From here in our Glasgow office at the epicentre of the 12-day proceedings beamed globally across continents and watched with curious eyes, we thought we would share with you a playlist that reflects our feelings, wishes, and hopes for a sustainably led future. As the dust from thousands of new and returning visitors settles, we are able to reflect on the shared experience that music allows us to unite in, and how we as participants can find solace and power, in listening.
Feel free to join in sharing your playlists too, we had a lot of earnest fun with this one…
Chris Gemmell (Development Assistant)
“I think the power that music, and more widely the arts sector, has to influence thought and inspire change is often underestimated. By making active changes to be more sustainable in what we do and the vision we promote we’ll hopefully inspire and contribute to the changes necessary across society.”
Environments, Floating Points
When coming up with music for this playlist I thought of this track first because of its title. I’m not sure why it’s called Environments, but the conflict between the serene drawn-out melody line and the industrial drum track seem like two very contrasting environments and could easily be interpreted as the divide between rural and urban, balanced and distorted, or natural and manufactured.
Plantasia, Mort Garson
As both a houseplant enthusiast and self-professed synth nerd this whole album from 1976 is the perfect combination, summed up by its subtitle ‘warm earth music for plants… and the people who love them’. I find the idea of electronic synthesised music having this natural, organic property really interesting, and perhaps reflects a healthier approach to how we in the current technology-driven world should interact with our surroundings.
Joanne McIntosh (Development Lead)
‘We can lead the way with grace and harmony.’
Sumer is icumen in
An Old English traditional song, composer anon. it demonstrates that we’ve always sang and celebrated the seasons.
La Mer, Charles Trenet
The sea is inspiring and terrifying. It takes us to new places, it feeds us, so much of it is still unknown to us. If we continue to mistreat the sea, it will end our civilisation as we know it. This song is all about the romance of the sea and the cliffs and the birds and lovely contours.
William Norris (Interim Chief Executive)
“My hope for the future is that our countryside and landscape is preserved for future generations (of people and wildlife) to enjoy and to take pleasure in.”
An Acre of Land, PJ Harvey
For a few years I lived abroad, in Canada. To my surprise what I found I missed most about home wasn’t bacon or tea but the countryside. During my time out there a couple of fantastic British films set in the countryside came out – Dark River and The Levelling. Both are wonderful, atmospheric (if bleak) films, and made me long for an autumnal walk in the country back home, damp in the air and leaves underfoot. My first track, by PJ Harvey, is from the Soundtrack to Dark River.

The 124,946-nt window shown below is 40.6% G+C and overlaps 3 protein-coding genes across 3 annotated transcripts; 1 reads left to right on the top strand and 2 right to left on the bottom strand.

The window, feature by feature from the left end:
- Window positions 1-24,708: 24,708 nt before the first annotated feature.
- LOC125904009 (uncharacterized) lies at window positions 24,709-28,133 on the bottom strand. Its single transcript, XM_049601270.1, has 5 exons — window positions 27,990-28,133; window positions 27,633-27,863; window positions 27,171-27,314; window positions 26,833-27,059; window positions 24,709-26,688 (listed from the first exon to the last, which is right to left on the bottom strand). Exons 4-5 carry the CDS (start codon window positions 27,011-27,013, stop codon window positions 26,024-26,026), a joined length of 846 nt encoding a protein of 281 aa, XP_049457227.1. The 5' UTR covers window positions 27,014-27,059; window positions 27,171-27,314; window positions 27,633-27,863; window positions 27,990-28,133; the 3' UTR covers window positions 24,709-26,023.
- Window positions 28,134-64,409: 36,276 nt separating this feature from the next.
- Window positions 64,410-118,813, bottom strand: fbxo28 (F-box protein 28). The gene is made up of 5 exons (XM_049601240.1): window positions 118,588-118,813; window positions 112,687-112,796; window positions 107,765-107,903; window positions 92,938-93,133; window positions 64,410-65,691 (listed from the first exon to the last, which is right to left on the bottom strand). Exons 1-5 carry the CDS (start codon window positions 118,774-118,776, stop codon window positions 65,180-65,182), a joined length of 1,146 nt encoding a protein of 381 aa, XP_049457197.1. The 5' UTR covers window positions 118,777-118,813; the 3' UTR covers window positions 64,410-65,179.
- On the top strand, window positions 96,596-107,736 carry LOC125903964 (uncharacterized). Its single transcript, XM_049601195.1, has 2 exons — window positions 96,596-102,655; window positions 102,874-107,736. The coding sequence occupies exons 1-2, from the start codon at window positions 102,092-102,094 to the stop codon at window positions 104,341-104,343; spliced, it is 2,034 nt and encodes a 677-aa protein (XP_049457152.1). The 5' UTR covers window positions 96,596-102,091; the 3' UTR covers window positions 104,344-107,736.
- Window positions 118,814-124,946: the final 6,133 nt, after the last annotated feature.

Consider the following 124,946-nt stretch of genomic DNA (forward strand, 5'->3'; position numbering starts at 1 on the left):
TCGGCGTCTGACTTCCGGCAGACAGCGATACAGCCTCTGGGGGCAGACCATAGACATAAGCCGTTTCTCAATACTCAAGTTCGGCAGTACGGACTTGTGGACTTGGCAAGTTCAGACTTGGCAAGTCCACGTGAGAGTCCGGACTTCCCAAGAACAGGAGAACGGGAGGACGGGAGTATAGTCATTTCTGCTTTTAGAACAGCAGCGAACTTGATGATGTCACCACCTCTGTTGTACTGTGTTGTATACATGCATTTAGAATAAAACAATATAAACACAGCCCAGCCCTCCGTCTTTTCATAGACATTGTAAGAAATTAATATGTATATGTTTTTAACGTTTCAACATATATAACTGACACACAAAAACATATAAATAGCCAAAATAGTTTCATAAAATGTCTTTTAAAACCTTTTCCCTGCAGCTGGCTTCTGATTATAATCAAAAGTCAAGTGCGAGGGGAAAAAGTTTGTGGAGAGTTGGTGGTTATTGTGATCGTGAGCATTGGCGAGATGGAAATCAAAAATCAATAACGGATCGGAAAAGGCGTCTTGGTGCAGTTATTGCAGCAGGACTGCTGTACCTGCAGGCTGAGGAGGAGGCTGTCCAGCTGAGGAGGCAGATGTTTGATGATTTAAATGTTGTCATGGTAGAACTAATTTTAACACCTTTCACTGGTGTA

Four Sea Interludes – Dawn, Benjamin Britten
The second ties to a very specific place, Aldeburgh in Suffolk. Somewhere where my family have been holidaying for decades. Of course, Aldeburgh is closely associated with Benjamin Britten, and his Sea Interludes always make me think of Aldeburgh Beach, Orford Ness and the strange and bleak area that is. It’s a magical and special place and landscape.
Stuart Burns (Producer)
“This sector is filled with creative problem solvers. We know what we need to do thanks to the shiny Scottish Classical Music Green Guide, my hope is that we start to see this being put into action.”
(Nothing but) Flowers, Talking Heads
An aggressively optimistic stance on rewilding from Talking Heads.
Who knows where the time goes? Fairport Convention
Where did all the time go? No time like the present to put those sustainability plans into action.
Catherine Ferrell (General Manager)
“My message for the sector: just do it”
Where the light is, John Mayer Live in Los Angeles
Ironically positive sounding, yet Mayer sings of a sad reality
We Shall Overcome, Joan Baez
An old civil rights protest song, instils hope, faith, defiance, determination
Feels Like Summer, Childish Gambino
Sounds like a soundtrack to summer days but the environmentally focussed lyrics tell a different story
All we got, Chance the Rapper ft Kanye West
The lyrics “music is all we got” feel appropriate, both in the sense that this planet is all we’ve got, and that music is often a powerful means of invoking emotion, action, and inspiring change #pretentious #sorrynotsorry #pleasedon’tincludethesehashtags #sorryiincludedthesehashtags
Monica Gowans (Marketing Assistant)
“Our sector is shifting like all the rest, here and there are gentle nudges and those not-so-subtle reminders that our movements have impact and repercussions beyond our own sphere. Making and performing is a privilege and I have hope that by not only adding to the conversation, but following through on our commitments, we can facilitate tangible change.”
Degree of Change, KMRU
Nairobian sound artist Joseph Kamaru makes me feel nostalgic for a landscape I am unfamiliar with but feel akin to. The drawls of echoing sound, repetitive and chamberic feels organic yet nuanced at the same time. I am reminded of the experiences that are shared across continents, and the 3-4°C that might separate us.
Seabird, Maria Somerville
The sea, the sea, what else to say. The serene image of swooping birds inevitably aids a much-privileged convalescence from the ‘climate fatigue’ that can so often surround high intensity meetings as the Cop-26. The whole weeks process has been a mix of enlightenment, sheer will and blah blah blah… Seabird shelters a hope that all is not lost… and on our lucky shores always there is the sea to recover, recharge, then return to the fight.
Bonus listening: Isn’t it a Pity, Nina Simone